Welcome

RIRW exists to promote excellence in women’s and popular fiction, to help writers become published and build careers in their writing field, and to provide continuing support for writers within the women’s and popular fiction publishing industry. Formed in 1983 as a Romance Writers of America chapter, we disaffiliated in 1988. We are an independent, nonprofit organization in Rhode Island.

We welcome everyone, without regard to race, color, national origin, disability, religion, cultural identity, gender identity, gender expression, sexual orientation, physical appearance, or any other identity distinction. Furthermore, we recognize that because racism, homophobia, and other forms of bias are systemic in our national culture, people from marginalized communities continue to be denied advancement in our industry. RIRW strives to address this by raising awareness within our membership and increasing our efforts to attract members from a variety of backgrounds to enrich our community of writers.

If you are serious about writing popular fiction, we invite you to join us!

We meet from September to June on the first Saturday of the month in the Hayden Center at the Cumberland Public Library in Cumberland, Rhode Island. (Because of holidays and/or activities at the library, the date or venue may change. We will announce changes here.)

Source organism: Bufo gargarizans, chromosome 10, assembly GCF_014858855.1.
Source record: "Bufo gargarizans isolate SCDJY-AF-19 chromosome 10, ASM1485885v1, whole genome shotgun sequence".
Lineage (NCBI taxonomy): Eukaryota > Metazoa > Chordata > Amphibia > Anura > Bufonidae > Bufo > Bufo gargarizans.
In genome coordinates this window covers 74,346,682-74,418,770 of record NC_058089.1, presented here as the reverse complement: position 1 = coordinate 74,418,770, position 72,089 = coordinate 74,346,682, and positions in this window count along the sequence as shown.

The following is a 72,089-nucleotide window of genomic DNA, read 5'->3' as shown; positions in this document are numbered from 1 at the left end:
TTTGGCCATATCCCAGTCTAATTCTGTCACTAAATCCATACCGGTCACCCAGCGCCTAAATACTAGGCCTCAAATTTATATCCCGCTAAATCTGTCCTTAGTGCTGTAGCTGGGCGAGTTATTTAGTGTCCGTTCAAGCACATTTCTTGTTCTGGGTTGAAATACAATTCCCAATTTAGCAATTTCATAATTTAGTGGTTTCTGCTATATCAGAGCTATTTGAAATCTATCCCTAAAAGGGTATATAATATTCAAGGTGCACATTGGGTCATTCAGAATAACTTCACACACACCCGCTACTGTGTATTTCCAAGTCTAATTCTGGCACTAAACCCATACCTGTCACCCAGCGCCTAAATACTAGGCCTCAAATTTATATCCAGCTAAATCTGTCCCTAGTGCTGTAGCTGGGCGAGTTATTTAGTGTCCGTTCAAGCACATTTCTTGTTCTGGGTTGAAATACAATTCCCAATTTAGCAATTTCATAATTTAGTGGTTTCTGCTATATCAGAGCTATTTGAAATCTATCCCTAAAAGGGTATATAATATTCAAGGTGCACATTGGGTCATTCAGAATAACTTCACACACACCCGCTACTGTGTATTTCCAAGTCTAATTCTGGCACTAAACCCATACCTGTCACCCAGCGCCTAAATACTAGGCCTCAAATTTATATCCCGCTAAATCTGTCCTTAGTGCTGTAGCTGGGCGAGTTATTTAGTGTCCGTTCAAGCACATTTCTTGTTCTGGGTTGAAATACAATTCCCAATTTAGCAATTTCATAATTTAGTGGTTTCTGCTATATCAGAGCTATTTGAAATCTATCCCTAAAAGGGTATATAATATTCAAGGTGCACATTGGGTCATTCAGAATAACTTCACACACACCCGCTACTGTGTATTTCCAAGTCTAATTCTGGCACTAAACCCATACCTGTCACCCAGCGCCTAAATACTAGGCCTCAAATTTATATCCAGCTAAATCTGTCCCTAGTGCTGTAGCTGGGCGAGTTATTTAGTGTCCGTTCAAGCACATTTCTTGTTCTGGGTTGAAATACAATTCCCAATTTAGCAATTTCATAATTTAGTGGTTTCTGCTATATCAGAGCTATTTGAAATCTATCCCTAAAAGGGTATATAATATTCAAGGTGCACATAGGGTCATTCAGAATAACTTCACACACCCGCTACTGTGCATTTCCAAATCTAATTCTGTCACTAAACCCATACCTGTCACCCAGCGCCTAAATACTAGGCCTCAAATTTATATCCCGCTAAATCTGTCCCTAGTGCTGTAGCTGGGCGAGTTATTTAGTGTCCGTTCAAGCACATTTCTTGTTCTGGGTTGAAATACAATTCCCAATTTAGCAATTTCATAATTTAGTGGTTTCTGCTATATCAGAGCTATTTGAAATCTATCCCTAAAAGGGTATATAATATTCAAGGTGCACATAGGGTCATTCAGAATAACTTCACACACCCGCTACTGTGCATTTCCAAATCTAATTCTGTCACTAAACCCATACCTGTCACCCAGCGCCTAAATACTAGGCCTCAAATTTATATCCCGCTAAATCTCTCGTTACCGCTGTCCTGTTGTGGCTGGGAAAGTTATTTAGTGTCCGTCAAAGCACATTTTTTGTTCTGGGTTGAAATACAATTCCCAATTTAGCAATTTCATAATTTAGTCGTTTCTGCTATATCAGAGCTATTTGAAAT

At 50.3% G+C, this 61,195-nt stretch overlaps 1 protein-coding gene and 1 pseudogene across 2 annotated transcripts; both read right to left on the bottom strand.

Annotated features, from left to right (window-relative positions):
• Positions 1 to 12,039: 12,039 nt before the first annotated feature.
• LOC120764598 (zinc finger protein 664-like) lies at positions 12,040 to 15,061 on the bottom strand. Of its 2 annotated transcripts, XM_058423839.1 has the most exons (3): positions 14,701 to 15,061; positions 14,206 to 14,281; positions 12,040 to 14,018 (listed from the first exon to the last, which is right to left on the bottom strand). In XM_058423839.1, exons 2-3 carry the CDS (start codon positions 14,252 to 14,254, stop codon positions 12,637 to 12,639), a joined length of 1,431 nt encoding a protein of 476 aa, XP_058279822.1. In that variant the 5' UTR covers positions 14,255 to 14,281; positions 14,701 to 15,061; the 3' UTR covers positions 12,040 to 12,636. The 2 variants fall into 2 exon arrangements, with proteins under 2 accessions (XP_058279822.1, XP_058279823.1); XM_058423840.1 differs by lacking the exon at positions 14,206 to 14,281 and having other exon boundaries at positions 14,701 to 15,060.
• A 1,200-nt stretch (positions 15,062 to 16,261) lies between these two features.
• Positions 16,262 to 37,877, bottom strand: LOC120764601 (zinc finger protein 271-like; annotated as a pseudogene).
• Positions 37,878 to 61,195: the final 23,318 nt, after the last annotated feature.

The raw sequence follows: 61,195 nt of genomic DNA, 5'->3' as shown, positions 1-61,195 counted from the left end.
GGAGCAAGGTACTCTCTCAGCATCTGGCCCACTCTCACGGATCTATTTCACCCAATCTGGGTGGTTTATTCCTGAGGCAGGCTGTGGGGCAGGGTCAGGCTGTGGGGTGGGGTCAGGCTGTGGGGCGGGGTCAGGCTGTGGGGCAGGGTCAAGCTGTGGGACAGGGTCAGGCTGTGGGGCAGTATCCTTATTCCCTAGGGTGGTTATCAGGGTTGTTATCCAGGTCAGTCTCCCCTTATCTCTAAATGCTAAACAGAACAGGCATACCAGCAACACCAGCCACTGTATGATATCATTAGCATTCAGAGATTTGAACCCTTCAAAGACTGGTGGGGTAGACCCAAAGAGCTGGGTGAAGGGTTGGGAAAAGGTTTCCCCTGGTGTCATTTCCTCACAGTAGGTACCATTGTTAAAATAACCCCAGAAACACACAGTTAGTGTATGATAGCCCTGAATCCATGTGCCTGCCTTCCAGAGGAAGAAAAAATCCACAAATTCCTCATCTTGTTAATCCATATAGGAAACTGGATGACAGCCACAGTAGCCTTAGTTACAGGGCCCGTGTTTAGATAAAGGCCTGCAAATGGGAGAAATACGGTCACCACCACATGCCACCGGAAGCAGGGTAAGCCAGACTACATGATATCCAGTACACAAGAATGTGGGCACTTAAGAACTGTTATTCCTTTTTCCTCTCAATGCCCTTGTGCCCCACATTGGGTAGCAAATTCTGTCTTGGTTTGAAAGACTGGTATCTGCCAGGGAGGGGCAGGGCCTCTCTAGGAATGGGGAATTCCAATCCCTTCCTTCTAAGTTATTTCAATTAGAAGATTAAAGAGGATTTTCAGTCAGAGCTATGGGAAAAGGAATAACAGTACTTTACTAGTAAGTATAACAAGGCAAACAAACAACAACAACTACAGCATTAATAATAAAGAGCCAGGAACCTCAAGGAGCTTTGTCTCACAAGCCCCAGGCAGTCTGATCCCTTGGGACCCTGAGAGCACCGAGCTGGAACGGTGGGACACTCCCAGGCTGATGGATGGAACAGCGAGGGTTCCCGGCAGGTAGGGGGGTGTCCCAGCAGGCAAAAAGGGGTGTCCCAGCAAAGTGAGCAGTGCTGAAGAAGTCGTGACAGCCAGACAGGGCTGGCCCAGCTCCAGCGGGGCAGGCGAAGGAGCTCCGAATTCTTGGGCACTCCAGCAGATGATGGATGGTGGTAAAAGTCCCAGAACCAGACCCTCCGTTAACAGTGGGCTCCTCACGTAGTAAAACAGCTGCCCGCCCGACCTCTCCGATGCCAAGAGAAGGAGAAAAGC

12:30 p.m. General Meeting

1:30 p.m. Workshop/Speaker

We welcome Visitors. (We would appreciate a $2.00 donation at the door.) Visitors may attend up to two meetings before they need to join.

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Next Regular Meeting: June 6th

Carolyn Betensky: Details TBA (via ZOOM)

Carolyn Betensky is an English professor and translator who lives in Providence, RI.  She was born in Rochester, NY but has lived in many places since then, including Paris, Tel Aviv, Toronto, New York City, and Washington, DC.  She arrived in Rhode Island in 2004 to take a position at URI (which she loves).  She teaches undergraduate and graduate courses at all levels, mostly on Victorian novels and World Literature. 

Carolyn’s first book, Feeling for the Poor: Bourgeois Compassion, Social Action, and the Victorian Novel (2010), appeared in the Victorian Literature and Culture Series of the University of Virginia Press. In 2015, Penguin Classics published the translation she co-authored with Jonathan Loesberg of Eugène Sue’s 1843 blockbuster novel The Mysteries of Paris. She is currently working on two new projects:  a translation from the French of Le Bachelier (The Graduate), a novel by the great nineteenth-century author Jules Vallès, as well as a book about the compartmentalization of experience in Victorian culture.

Members, please come to the meeting and link up with old and new writing friends. We’d love to learn what each of you are working on, so encourage people to come ready to talk briefly about your current efforts.

Upcoming Meetings this season:

  • 6 June